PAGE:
This is peace.  I’m snuggled in a high-backed armchair in my grandparents’ living room, with a book on my lap, hot tea in my hand, and a roaring fire at my back.  Football’s on the television, no one’s really watching; we’ve all taken up positions in various states of relaxed, on couches, chairs and cushions, and we pay no attention to the sound of sports on low, lost in whatever we’re reading and throwing the odd comment to another across the way.  We play Rook, four of us, and despite the fact that half the time I have a hand like a foot and not a clue what I’m doing, Grandaddy and I set them twice and win the game.  We laugh and high-five, then move the chairs back, bring some fudge in from the kitchen, and return to our previous positions, this time, with the news and a dog snoring as the backdrop for the living room to live on.  I curl up in my chair and close my eyes.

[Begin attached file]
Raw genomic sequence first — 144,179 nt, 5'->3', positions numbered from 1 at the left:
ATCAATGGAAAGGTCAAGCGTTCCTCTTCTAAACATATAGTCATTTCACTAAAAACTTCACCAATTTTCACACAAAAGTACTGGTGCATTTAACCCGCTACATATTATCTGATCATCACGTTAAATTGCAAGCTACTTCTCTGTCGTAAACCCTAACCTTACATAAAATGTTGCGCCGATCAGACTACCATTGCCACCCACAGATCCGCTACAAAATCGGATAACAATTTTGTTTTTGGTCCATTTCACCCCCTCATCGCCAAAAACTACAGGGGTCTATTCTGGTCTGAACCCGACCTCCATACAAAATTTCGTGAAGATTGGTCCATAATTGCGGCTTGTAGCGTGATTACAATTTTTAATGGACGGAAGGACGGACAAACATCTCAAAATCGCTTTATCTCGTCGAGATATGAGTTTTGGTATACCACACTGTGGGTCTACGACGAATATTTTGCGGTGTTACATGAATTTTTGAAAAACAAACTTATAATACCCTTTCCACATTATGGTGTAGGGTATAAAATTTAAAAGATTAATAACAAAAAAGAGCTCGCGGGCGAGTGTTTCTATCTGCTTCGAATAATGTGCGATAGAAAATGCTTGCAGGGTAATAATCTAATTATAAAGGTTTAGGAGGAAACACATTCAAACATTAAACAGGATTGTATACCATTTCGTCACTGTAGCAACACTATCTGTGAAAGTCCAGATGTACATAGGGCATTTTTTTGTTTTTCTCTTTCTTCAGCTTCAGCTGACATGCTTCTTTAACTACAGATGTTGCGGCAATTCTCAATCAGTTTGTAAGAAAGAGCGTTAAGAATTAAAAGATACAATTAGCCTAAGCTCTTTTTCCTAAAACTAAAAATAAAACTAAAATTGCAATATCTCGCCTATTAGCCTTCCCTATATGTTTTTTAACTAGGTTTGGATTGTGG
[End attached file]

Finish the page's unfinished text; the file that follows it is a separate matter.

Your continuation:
This is love.  I close my eyes, and I’m eight years old again, dressed in my best for the Christmas Eve service.  We sing from a blue hymnal, I hold my very own candle as we sing “Silent Night,” a circle of twinkling spheres throwing shadows on the sloping ceilings of the sanctuary.  The next morning, I wake up first and dart downstairs to see everyone’s presents from Santa, neatly arranged by our stockings at the foot of the brick hearth.  I smell my Granhannah’s cinnamon rolls, I take a toy from my pile and make my way upstairs, and we talk while she bakes, or lets me help her roll the sticky dough into shape. I open my eyes and give myself one more glance in the mirror on my way out the door. The same sloping wooden beams still support the sanctuary as we sing from the same blue hymnals.  Five days later, my sixteen cousins and all the aunts and uncles shepherding them will flood my Grandaddy’s house, and we’ll stack food on every available surface, with a person in every open seat.  The whole house will shake with laughter, and the only silence will come just before we eat, when we all join hands, the thirty-something, forty of us, and we pray.